to barrio or not to barrio?

English translation: Translate it

08:46 Feb 23, 2018
English to English translations [PRO]
Social Sciences - Education / Pedagogy / School performance and academic outcomes
English term or phrase: to barrio or not to barrio?
Bit of a straw poll here. I'm translating an ES-EN text (Spain, Europe), which will be submitted for publication to either a European or North American publication, and I'm wondering if nowadays it's okay to just leave "barrio" as is, or if I should italicise it, or whether I should just dump it and use a translation.

These are the options I'm considering so far:

1.- "The school is located in a barrio with one of the lowest socio-economic and cultural levels in western Andalusia."

2.- "The school is located in an area (barrio) with one of the lowest socio-economic and cultural levels in western Andalusia."

3.- "The school is located in an area/district/neighbourhood with one of the lowest socio-economic and cultural levels in western Andalusia"
neilmac
Spain
Local time: 18:58
English translation:Translate it
Explanation:
I can't see any good argument for not translating it. To me it's a perfectly ordinary word that is no more culturally specific than many others that we routinely translate. Terms should only be left in the original language, as a rule, if an important aspect of their meaning simply can't be reflected in any English term, but that's not the case here. I would only leave it in Spanish if there is some strong reason for reflecting the Hispanic connotations of the particular neighbourhood or area. This might be the case in Hispanic areas of US cities, for example. But in Western Andalusia, it's simply a neighbourhood or area of a city, and you should use the same word you would use if it were talking about the UK or the US. There are several standard translations, which you've mentioned in option 3. One of them would do fine, in my opinion.

Just before pressing the button I've seen the latest comment. I don't think "barrio" is a distinctively Hispanic concept at all (though it might be in certain specific contexts, in a text for a particular readership, as I've suggested). It's simply the Spanish word for an area of a city or a quarter or a neighbourhood.
Selected response from:

Charles Davis
Spain
Local time: 18:58
Grading comment
Went with "neighbourhood" in the end. Thanks to everyone for the comments and suggestions :-)
4 KudoZ points were awarded for this answer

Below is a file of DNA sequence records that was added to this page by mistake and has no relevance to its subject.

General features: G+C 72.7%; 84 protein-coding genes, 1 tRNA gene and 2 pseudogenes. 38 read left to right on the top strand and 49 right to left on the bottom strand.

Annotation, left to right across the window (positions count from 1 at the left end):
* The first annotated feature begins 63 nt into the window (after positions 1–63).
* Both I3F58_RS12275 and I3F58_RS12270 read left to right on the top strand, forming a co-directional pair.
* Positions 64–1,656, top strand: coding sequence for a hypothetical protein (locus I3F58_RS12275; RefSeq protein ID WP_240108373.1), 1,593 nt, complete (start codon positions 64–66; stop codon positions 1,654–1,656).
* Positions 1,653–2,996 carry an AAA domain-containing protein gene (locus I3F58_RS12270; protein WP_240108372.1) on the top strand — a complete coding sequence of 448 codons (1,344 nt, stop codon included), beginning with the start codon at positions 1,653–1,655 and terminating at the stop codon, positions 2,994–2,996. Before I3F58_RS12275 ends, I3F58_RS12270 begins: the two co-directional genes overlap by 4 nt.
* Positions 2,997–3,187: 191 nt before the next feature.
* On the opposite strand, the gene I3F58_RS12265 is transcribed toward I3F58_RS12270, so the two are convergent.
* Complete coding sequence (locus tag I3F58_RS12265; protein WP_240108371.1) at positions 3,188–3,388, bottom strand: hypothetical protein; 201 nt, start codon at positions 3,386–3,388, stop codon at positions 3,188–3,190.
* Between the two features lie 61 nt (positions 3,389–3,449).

Summary of answers provided
4 +7Translate it
Charles Davis
4barrio (+translation)
Daryo


Discussion entries: 10





  

Answers


2 hrs   confidence: Answerer confidence 4/5Answerer confidence 4/5 peer agreement (net): +7
Translate it


Explanation:
I can't see any good argument for not translating it. To me it's a perfectly ordinary word that is no more culturally specific than many others that we routinely translate. Terms should only be left in the original language, as a rule, if an important aspect of their meaning simply can't be reflected in any English term, but that's not the case here. I would only leave it in Spanish if there is some strong reason for reflecting the Hispanic connotations of the particular neighbourhood or area. This might be the case in Hispanic areas of US cities, for example. But in Western Andalusia, it's simply a neighbourhood or area of a city, and you should use the same word you would use if it were talking about the UK or the US. There are several standard translations, which you've mentioned in option 3. One of them would do fine, in my opinion.

Just before pressing the button I've seen the latest comment. I don't think "barrio" is a distinctively Hispanic concept at all (though it might be in certain specific contexts, in a text for a particular readership, as I've suggested). It's simply the Spanish word for an area of a city or a quarter or a neighbourhood.

Charles Davis
Spain
Local time: 18:58
Specializes in field
Native speaker of: Native in EnglishEnglish
PRO pts in category: 36
Grading comment
Went with "neighbourhood" in the end. Thanks to everyone for the comments and suggestions :-)
Notes to answerer
Asker: And in Valencia, when we say "the barrio", it usually means the Carmen... :)


Peer comments on this answer (and responses from the answerer)
agree  Björn Vrooman: That's in line with what I was thinking. Also, I don't know what style guide Neil is using, but AP doesn't like brackets/parentheses. Usually, you have to remove tons of them from documents written in German.
15 mins
  -> Thanks, Björn! The AP is rather capricious in its tastes, I feel. I would be very reluctant to do without brackets/parentheses entirely, though they can certainly be overused.

agree  EdithK
2 hrs
  -> Thanks, Edith!

agree  Andy Watkinson
3 hrs
  -> Cheers, Andy :-)

agree  Jessie LN
3 hrs
  -> Thanks, Jessie :-)

agree  lorenab23: Spanish word for an area of a city ;-)
5 hrs
  -> Thanks, Lorena :-) Exactly!

agree  Rachel Fell: as in, most English speakers probably don't know or understand the meaning of the word for Spain
1 day 11 hrs
  -> Thanks, Rachel :-) // Yes, quite, and it's difficult to give an answer to this question without a knowledge of Spanish and Spanish-speaking countries, otherwise how can you tell whether it can or should be translated?

agree  acetran
9 days
  -> Thanks, acetran :-)
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6 hrs   confidence: Answerer confidence 4/5Answerer confidence 4/5
barrio (+translation)


Explanation:
call it a personal preference, or just instinct - I would leave it as is. And add a translation the first time it's used.

Daryo
United Kingdom
Local time: 17:58
Native speaker of: Native in SerbianSerbian, Native in FrenchFrench
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